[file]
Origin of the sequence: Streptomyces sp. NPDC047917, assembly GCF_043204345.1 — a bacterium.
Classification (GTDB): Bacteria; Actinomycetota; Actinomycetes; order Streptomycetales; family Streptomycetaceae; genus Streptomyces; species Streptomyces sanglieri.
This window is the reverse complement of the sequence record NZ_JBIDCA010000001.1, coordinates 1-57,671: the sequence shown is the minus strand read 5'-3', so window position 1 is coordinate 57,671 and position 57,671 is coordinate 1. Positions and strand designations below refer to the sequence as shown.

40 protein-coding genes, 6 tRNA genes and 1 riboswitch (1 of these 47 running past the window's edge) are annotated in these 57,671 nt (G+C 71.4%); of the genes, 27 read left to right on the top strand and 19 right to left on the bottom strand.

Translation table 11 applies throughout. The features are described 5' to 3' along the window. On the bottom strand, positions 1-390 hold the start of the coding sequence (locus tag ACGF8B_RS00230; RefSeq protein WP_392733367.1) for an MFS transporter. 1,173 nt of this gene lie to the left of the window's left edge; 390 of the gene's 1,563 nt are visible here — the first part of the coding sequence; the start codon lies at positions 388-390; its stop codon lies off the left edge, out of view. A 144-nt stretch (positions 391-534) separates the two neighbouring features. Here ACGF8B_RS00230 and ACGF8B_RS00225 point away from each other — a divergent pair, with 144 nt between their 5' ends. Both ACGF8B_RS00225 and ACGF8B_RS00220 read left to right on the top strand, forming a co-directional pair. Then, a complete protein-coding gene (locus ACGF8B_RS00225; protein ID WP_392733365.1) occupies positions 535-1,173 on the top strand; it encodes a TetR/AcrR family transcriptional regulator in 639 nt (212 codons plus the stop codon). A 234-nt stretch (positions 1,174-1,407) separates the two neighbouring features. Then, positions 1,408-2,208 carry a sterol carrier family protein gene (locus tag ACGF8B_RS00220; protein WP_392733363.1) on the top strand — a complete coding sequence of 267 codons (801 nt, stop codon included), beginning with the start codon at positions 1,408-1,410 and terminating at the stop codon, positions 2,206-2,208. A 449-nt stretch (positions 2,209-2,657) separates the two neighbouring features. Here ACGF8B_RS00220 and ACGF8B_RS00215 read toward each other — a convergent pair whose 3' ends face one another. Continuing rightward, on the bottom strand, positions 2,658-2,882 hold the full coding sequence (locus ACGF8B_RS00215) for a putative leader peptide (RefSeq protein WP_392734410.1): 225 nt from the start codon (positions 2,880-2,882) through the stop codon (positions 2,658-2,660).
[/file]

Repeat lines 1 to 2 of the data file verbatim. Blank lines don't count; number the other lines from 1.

Origin of the sequence: Streptomyces sp. NPDC047917, assembly GCF_043204345.1 — a bacterium.
Classification (GTDB): Bacteria; Actinomycetota; Actinomycetes; order Streptomycetales; family Streptomycetaceae; genus Streptomyces; species Streptomyces sanglieri.